MoJ wins planning wrangle over new prison

Gove overrules inspector to approve 1,715-capacity facility in Leicestershire
Visualisation of the proposals for a new prison next to HMP. Gartree Photo: MoJ

By Jim Dunton

17 Nov 2023

The Ministry of Justice has been given the go-ahead to build a new 1,715-capacity prison in Leicestershire against the recommendations of a planning inspector.

Harborough District Council last year refused an outline application to build the facility on land next to existing prison HMP Gartree, which was built in the 1960s on part of the site of a former RAF base.

The Gartree plans are part of the government’s New Prisons Programme to deliver an additional 20,000 prison places over the coming years to deal with rising inmate numbers and replace out-of-date facilities.

Harborough’s rejection letter said the proposed category-B training prison was “unsuitable” for the location because its scale and design would have a “harmful impact on the character and appearance of the countryside” that the scheme’s benefits would not outweigh.

The MoJ appealed the decision and in September last year then-communities secretary Greg Clark exercised planning powers that allow ministers to determine the outcome of an appeal, based on the advice of a planning inspector.

A decision letter published on Wednesday reveals that planning inspector Hayley Butcher recommended that the MoJ’s appeal should be dismissed, but current communities secretary Michael Gove overruled the decision.

Butcher’s advice to government, which followed an eight-day public inquiry, said it was agreed between the main parties that the prison proposals were in conflict with local planning policies, meaning she “must find that the site is not a suitable location for the proposed development”.

The inspector added that the MoJ had not provided evidence that “robustly” supported its case that there were no suitable sites for a category-B training prison other than at Gartree. However, she acknowledged a national need for such facilities.

Butcher also said that the MoJ had not demonstrated that the site was suitable for a new prison from a sustainable-transport perspective.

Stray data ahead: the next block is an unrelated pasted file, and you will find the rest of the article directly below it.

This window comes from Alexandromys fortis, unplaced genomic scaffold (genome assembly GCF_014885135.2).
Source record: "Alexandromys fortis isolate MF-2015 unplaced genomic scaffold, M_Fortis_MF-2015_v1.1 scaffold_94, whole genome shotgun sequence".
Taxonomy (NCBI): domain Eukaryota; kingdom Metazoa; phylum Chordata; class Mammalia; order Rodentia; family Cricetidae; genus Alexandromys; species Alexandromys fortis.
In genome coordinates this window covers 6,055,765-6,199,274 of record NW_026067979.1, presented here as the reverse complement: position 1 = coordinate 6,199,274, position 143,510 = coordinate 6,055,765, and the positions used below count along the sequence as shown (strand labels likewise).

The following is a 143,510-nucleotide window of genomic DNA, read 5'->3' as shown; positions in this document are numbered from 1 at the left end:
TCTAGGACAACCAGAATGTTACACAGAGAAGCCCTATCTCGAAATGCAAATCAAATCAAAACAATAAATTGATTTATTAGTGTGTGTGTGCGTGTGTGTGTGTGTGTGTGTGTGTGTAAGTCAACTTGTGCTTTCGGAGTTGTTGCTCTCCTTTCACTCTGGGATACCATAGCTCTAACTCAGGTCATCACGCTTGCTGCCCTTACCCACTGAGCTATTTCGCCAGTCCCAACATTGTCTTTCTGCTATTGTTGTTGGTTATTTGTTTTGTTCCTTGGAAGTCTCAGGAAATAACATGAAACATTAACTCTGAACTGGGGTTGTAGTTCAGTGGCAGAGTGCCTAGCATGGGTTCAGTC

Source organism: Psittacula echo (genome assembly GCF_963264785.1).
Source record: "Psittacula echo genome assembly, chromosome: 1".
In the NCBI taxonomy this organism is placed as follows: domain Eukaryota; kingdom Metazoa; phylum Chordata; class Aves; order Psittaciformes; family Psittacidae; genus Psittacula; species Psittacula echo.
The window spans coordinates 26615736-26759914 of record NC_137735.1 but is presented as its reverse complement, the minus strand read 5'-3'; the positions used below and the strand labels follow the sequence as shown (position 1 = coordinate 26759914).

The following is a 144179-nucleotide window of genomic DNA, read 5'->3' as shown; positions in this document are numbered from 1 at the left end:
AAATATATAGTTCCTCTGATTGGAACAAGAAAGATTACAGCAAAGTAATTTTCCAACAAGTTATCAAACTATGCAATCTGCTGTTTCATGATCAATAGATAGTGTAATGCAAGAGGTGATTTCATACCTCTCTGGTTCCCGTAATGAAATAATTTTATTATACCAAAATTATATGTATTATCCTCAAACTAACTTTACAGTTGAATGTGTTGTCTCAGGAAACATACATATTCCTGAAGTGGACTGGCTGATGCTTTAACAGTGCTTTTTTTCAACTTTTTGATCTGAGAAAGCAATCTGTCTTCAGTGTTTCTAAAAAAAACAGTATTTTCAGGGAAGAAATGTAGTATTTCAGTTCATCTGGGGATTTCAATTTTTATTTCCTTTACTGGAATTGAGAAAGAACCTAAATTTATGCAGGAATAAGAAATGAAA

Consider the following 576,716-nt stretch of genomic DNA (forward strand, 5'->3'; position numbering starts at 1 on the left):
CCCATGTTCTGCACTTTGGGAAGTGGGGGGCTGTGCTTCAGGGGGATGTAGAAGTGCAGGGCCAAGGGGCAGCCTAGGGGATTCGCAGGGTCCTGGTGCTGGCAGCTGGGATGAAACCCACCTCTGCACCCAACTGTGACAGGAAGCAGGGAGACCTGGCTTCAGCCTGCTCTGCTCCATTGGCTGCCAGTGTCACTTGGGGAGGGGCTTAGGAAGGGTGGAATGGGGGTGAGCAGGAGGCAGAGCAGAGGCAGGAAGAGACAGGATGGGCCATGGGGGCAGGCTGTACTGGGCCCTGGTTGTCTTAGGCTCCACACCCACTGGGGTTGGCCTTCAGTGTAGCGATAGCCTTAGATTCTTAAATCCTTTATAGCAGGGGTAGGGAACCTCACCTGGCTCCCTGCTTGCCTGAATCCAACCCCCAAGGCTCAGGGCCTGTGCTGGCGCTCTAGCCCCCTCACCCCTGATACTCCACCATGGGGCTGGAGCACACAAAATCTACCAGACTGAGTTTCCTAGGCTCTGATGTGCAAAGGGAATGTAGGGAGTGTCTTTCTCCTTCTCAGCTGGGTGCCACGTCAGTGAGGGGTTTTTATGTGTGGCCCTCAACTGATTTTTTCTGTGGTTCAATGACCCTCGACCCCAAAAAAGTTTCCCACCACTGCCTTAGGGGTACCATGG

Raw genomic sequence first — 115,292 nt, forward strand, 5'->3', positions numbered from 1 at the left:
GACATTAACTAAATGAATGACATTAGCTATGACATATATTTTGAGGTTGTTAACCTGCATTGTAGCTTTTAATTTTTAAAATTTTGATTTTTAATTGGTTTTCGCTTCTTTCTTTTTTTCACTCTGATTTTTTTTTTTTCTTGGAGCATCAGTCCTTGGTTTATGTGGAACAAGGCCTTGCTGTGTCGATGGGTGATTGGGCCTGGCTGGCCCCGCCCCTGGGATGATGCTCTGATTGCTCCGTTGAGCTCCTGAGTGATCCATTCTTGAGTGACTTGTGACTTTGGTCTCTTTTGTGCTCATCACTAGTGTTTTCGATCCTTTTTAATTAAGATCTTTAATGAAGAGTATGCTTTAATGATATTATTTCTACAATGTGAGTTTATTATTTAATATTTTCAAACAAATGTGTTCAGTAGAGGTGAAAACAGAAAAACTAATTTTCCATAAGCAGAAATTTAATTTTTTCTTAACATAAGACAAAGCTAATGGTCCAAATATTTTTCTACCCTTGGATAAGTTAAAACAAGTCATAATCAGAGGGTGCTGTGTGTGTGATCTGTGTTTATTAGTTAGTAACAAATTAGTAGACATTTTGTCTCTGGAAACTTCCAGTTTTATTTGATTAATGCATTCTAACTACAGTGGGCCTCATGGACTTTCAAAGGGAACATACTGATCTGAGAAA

The Department for Levelling Up, Housing and Communities’ decision letter, issued on behalf of Gove, said “the material conditions” of the case indicated that permission should be granted despite the proposals' conflict with the local development plan.

“Weighing in favour of the proposal are the need for the prison which carries significant weight, the economic benefits which carry significant weight, [and] the qualitative benefits of the proposal which carry significant weight,” the letter said.

 An MoJ spokesperson said Gartree was “critical to delivering the 20,000 extra places we need to keep dangerous offenders off the streets and will boost the local economy by creating hundreds of new jobs”.

They added that 5,600 of the additional places planned under the New Prisons Programme had so-far been built – at HMP Five Wells and HMP Fosse Way.

Harborough District Council leader Phil Knowles said Gove’s decision was “deeply disappointing news”.

“The planning committee refused this. The community have real and justified fears for the infrastructure's ability to cope,” he said.

“Those who have held the position of secretary of state throughout this consideration have declined my personal invitations to come here and see just how unsuitable this site is.”

Harborough District Council has a six-week window to challenge Gove’s decision at the High Court.

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